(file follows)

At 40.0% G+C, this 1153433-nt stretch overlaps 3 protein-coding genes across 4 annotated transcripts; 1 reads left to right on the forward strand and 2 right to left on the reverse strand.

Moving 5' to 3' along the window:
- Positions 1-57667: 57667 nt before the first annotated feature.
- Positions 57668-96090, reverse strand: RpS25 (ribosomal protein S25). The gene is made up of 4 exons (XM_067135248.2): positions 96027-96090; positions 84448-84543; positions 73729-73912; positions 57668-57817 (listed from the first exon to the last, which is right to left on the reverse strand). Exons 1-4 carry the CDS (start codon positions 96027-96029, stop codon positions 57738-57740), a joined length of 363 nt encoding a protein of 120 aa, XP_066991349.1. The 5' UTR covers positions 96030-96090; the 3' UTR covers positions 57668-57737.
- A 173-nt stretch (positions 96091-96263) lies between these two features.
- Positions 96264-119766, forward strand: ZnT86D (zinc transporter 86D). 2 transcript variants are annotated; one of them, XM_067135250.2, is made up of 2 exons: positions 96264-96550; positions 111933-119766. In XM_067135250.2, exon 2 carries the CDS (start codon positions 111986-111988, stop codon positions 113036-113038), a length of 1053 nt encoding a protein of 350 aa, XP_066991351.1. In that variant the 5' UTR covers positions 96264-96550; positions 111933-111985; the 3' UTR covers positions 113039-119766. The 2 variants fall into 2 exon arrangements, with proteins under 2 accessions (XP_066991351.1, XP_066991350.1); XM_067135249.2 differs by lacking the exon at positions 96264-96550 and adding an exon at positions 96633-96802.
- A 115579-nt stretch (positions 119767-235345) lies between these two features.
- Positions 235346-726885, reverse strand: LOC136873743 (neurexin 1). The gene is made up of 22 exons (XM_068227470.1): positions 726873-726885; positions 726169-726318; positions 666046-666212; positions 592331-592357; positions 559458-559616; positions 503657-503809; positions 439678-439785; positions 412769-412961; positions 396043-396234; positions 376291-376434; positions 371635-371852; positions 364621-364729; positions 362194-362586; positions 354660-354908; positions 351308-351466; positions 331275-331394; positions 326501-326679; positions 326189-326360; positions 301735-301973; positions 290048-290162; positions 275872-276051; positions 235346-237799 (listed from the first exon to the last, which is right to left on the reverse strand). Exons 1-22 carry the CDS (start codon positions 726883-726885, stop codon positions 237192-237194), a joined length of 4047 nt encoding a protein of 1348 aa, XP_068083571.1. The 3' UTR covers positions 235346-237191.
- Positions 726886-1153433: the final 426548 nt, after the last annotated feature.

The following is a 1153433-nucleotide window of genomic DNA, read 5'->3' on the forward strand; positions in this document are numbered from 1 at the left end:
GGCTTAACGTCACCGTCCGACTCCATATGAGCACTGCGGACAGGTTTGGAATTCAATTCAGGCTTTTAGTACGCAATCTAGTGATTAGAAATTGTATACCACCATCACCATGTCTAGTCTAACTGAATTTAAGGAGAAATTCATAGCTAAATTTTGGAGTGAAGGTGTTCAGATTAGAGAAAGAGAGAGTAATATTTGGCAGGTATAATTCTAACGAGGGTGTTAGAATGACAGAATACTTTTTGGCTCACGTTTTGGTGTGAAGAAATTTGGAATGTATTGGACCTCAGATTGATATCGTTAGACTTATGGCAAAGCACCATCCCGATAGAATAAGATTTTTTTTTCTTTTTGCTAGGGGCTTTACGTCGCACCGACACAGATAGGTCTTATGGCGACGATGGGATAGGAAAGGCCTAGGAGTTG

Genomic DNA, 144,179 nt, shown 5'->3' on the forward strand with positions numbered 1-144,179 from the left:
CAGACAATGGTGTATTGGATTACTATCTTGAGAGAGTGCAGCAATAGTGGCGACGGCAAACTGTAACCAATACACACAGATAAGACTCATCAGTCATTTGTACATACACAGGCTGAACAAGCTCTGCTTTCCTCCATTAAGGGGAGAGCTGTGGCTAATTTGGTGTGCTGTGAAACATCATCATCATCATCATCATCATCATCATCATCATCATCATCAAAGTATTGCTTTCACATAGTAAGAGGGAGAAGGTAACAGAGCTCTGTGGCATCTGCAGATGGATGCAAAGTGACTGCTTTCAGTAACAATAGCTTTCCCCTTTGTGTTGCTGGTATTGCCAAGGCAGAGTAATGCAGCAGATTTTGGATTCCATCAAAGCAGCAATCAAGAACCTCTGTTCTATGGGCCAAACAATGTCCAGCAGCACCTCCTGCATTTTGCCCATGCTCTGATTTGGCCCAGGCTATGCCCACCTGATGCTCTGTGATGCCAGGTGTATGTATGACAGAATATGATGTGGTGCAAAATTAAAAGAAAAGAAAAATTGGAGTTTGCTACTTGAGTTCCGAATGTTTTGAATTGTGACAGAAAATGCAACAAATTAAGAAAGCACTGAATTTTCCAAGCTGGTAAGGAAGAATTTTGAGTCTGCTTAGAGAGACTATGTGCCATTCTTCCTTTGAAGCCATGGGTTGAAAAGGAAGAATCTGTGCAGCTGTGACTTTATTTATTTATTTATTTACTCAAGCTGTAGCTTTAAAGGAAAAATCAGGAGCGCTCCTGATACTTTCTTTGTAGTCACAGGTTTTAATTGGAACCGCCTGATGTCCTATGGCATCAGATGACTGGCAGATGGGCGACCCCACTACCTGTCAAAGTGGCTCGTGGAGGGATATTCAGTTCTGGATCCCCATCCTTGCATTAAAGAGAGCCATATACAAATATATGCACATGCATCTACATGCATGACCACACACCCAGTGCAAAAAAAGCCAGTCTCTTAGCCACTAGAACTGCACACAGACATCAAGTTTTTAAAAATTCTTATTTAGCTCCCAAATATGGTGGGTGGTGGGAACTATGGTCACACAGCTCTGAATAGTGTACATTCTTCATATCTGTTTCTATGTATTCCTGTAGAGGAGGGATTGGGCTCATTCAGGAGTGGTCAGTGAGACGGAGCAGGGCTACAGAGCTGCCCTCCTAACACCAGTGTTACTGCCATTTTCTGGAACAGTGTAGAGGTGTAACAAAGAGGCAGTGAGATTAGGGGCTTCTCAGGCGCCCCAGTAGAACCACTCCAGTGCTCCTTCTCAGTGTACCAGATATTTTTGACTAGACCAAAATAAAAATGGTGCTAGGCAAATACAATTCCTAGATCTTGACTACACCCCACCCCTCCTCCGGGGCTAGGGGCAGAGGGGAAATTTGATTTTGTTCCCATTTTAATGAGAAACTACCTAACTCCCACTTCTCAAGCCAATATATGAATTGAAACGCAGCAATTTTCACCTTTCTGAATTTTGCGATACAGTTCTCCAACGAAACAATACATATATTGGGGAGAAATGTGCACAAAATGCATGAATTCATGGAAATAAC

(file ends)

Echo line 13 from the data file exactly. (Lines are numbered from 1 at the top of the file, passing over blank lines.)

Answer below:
CAGACAATGGTGTATTGGATTACTATCTTGAGAGAGTGCAGCAATAGTGGCGACGGCAAACTGTAACCAATACACACAGATAAGACTCATCAGTCATTTGTACATACACAGGCTGAACAAGCTCTGCTTTCCTCCATTAAGGGGAGAGCTGTGGCTAATTTGGTGTGCTGTGAAACATCATCATCATCATCATCATCATCATCATCATCATCATCATCAAAGTATTGCTTTCACATAGTAAGAGGGAGAAGGTAACAGAGCTCTGTGGCATCTGCAGATGGATGCAAAGTGACTGCTTTCAGTAACAATAGCTTTCCCCTTTGTGTTGCTGGTATTGCCAAGGCAGAGTAATGCAGCAGATTTTGGATTCCATCAAAGCAGCAATCAAGAACCTCTGTTCTATGGGCCAAACAATGTCCAGCAGCACCTCCTGCATTTTGCCCATGCTCTGATTTGGCCCAGGCTATGCCCACCTGATGCTCTGTGATGCCAGGTGTATGTATGACAGAATATGATGTGGTGCAAAATTAAAAGAAAAGAAAAATTGGAGTTTGCTACTTGAGTTCCGAATGTTTTGAATTGTGACAGAAAATGCAACAAATTAAGAAAGCACTGAATTTTCCAAGCTGGTAAGGAAGAATTTTGAGTCTGCTTAGAGAGACTATGTGCCATTCTTCCTTTGAAGCCATGGGTTGAAAAGGAAGAATCTGTGCAGCTGTGACTTTATTTATTTATTTATTTACTCAAGCTGTAGCTTTAAAGGAAAAATCAGGAGCGCTCCTGATACTTTCTTTGTAGTCACAGGTTTTAATTGGAACCGCCTGATGTCCTATGGCATCAGATGACTGGCAGATGGGCGACCCCACTACCTGTCAAAGTGGCTCGTGGAGGGATATTCAGTTCTGGATCCCCATCCTTGCATTAAAGAGAGCCATATACAAATATATGCACATGCATCTACATGCATGACCACACACCCAGTGCAAAAAAAGCCAGTCTCTTAGCCACTAGAACTGCACACAGACATCAAGTTTTTAAAAATTCTTATTTAGCTCCCAAATATGGTGGGTGGTGGGAACTATGGTCACACAGCTCTGAATAGTGTACATTCTTCATATCTGTTTCTATGTATTCCTGTAGAGGAGGGATTGGGCTCATTCAGGAGTGGTCAGTGAGACGGAGCAGGGCTACAGAGCTGCCCTCCTAACACCAGTGTTACTGCCATTTTCTGGAACAGTGTAGAGGTGTAACAAAGAGGCAGTGAGATTAGGGGCTTCTCAGGCGCCCCAGTAGAACCACTCCAGTGCTCCTTCTCAGTGTACCAGATATTTTTGACTAGACCAAAATAAAAATGGTGCTAGGCAAATACAATTCCTAGATCTTGACTACACCCCACCCCTCCTCCGGGGCTAGGGGCAGAGGGGAAATTTGATTTTGTTCCCATTTTAATGAGAAACTACCTAACTCCCACTTCTCAAGCCAATATATGAATTGAAACGCAGCAATTTTCACCTTTCTGAATTTTGCGATACAGTTCTCCAACGAAACAATACATATATTGGGGAGAAATGTGCACAAAATGCATGAATTCATGGAAATAAC